Review: Aamir Khan’s Satyamev Jayate

Aamir Khan must know what he is up to. He is making an effort. And that is commendable. He could have made a wildly popular show, catering to the various so called demand factors. He could have picked up a format of many shows especially from the US, and replicated them


or he could have just sat at home..

He is Aamir Khan.

As an actor,  as supposed to the technical requirement of an actor, he could have concentrated on acting alone. But he is also a budding activist who will probably see the culmination of his activist side quite late. Satyameva Jayate looks like his next step in the journey of activism.

And as the star system in our country is quite prevalent, he probably has a huge impact on the psyche of the large populace. A psychologist one told me that after ‘Taare Zameen Par’ she had a seriously steep increase in the number of parents inquiring into the well being of their child. ‘Rang De Basanti’ seriously challenged the imagination of a number of youth across various  segments. ‘3 Idiots’ lended credibility and increased awareness of the largely secluded phenomenon of the industry of churning ‘engineering’ graduates. These may not be my favourite films but apparently they changed the minds of a large amount of population on these issues. This can’t be bad I thought.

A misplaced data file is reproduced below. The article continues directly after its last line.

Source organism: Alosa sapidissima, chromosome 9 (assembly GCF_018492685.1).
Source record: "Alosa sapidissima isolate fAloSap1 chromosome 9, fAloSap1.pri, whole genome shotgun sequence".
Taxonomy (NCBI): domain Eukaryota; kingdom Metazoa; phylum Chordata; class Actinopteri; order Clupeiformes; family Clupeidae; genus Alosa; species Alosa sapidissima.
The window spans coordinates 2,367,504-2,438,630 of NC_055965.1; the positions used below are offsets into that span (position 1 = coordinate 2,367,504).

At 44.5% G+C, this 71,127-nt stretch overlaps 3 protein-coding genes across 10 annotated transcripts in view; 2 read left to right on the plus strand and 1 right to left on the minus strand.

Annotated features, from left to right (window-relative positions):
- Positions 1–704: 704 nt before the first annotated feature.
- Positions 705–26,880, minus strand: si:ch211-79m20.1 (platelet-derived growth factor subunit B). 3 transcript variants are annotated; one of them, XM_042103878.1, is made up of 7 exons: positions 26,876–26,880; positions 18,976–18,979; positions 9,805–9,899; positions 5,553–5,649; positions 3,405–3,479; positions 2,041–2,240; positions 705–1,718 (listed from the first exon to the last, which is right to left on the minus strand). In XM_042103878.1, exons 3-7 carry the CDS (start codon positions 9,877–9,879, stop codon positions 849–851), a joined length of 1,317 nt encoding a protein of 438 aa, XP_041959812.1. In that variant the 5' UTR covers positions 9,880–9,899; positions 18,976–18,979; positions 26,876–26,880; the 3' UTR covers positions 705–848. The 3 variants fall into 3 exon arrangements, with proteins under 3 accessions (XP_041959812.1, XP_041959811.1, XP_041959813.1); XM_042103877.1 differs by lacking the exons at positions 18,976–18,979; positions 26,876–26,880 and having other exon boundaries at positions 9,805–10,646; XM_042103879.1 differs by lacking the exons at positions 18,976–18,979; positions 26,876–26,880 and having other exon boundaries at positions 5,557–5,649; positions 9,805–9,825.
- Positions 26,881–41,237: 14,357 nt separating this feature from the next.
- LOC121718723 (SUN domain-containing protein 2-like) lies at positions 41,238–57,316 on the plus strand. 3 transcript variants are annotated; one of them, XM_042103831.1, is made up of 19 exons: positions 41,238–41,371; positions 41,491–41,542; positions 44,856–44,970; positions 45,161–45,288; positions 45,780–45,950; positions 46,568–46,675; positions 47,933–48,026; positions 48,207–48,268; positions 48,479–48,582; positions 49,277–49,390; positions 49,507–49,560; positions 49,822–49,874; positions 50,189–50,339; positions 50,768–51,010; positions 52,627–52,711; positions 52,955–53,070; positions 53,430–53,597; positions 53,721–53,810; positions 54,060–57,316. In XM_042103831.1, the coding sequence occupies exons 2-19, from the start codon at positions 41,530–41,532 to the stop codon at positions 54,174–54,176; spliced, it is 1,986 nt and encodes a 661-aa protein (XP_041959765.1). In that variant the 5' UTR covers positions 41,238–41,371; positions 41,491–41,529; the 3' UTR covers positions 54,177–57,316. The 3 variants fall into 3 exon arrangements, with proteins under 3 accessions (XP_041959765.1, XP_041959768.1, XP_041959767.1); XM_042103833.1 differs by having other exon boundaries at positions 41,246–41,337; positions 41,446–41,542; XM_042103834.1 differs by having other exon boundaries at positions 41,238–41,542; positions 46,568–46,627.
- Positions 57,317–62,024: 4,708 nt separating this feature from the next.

What is worrisome is the mindset of the general populace which can be turned this way and that or be awakened or put to sleep depending on the popular shows. But that is something we all have to ask ourselves. How responsible are we and the answers we find can then be reviewed (not Aamir Khan’s fault, naturally). And if shows like these decide to generally wake up the kind the audience that thrives on Saas Bahu serials, then all the better.

The show itself felt very worked on. Programmed to affect, to effect. Much better than seeing Ramanand Sagar’s and B R Chopra’s flawed interpretation of Ramayana and Mahabharata that we had to live with for decades. Generally filling us up with a one dimensional view of our epics. Or even Chandrakantha.


This decade has long since felt like a slow awakening of India/indians into a self critical country aware of the multitude of our faults. And this seems like a step further in this direction.

Cheers to the brave heart of Aamir Khan, who has decided to brave the frontier of social programming with strong marketing brain. He has this unique hold on certain people, certain parts of people. And he has the sense to use it for a better cause in his own unique way.

Additionally, a really nice review on Rediff (with its army of great reviewers)


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